a priori
adj. known ahead of time
adj. based on hypothesis rather than experiment
a posteriori
adj. involving deduction of theories from facts.

Appropriated directly from Latin in the early 18th century, these epistemological phrases have become favorites of mine, to the point that my neologistic streak kicks in and I start using them as nouns because they flow so much better. The correct usage would be to modify nouns like “truth”—i.e. “an a priori truth.” But that’s beyond the point.

Literally, the two words mean “from what comes before” and “from what comes after,” respectively (think “prior” and “posterior”); that is, inductive and deductive reasoning. Which is to say, the first is a conclusion from previous knowledge (or more pejoratively, a preconceived notion), whereas the latter is a conclusion from either deductive reasoning or empirical observation.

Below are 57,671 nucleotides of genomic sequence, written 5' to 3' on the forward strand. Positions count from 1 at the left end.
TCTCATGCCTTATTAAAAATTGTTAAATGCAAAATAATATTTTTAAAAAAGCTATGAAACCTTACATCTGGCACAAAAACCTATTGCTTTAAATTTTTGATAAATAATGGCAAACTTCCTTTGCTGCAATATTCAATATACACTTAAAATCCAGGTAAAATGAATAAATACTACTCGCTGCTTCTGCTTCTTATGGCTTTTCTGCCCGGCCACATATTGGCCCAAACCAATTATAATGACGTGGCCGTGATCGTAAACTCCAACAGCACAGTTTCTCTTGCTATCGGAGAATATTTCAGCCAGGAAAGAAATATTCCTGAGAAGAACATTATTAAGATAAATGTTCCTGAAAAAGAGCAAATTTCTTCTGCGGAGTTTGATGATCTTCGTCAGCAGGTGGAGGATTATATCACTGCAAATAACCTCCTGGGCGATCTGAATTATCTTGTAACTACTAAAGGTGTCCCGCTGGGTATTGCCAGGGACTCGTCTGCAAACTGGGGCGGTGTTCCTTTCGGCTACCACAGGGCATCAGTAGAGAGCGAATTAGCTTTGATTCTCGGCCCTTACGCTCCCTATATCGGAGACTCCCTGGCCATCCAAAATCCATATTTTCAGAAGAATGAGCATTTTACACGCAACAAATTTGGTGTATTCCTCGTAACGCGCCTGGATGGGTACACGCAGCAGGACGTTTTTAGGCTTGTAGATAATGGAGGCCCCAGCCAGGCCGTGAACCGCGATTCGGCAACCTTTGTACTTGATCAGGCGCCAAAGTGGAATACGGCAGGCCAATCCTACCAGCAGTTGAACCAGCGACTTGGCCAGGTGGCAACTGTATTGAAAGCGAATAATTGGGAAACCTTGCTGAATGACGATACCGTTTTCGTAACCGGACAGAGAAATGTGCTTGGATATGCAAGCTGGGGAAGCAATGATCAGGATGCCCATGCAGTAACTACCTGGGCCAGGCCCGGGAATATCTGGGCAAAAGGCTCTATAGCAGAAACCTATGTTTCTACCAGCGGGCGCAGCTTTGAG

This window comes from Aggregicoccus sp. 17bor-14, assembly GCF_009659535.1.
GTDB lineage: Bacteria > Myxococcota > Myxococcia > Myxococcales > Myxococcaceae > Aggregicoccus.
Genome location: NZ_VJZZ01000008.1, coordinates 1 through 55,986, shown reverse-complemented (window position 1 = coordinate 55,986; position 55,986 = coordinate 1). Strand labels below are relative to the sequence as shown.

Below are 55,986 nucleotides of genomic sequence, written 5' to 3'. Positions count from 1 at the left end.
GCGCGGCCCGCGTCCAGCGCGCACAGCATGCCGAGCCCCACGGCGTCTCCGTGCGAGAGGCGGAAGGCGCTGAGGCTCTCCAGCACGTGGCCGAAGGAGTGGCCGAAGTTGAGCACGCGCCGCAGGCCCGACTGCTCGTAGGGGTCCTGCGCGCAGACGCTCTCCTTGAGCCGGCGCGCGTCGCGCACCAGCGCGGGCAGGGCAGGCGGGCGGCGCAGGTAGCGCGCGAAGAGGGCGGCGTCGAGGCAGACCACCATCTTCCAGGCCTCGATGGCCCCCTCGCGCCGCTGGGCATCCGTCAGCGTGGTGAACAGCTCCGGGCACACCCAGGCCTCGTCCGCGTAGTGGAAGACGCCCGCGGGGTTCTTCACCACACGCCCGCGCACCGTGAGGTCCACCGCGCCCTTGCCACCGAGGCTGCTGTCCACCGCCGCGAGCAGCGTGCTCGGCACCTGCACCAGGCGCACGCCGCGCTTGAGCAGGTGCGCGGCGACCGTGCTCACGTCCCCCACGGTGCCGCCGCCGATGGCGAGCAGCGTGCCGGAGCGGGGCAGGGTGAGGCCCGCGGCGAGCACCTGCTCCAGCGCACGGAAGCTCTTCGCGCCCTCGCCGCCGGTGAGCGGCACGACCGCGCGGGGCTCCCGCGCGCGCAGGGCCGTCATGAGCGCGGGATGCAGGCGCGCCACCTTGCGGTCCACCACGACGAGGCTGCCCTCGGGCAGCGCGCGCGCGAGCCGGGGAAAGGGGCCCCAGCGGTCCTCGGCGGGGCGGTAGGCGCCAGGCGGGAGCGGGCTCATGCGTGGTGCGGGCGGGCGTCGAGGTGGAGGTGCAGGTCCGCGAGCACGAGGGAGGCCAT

Immanuel Kant1 was famous for arguing a mixture of the two, inevitably the former as a transcendental sort of cognition and the latter as a kind of experienced content; this was in direct opposition to the more skeptical conclusions of his contemporary David Hume.

Interesting sidenote: though the usage is not conventional, some have taken to deriving nouns from these phrases; hence the words “apriority” and “aposteriority,” slight reworkings of existing words.

  1. c.f. The Critique of Pure Reason[]
§1971 · February 6, 2008 · Tags: , , ·

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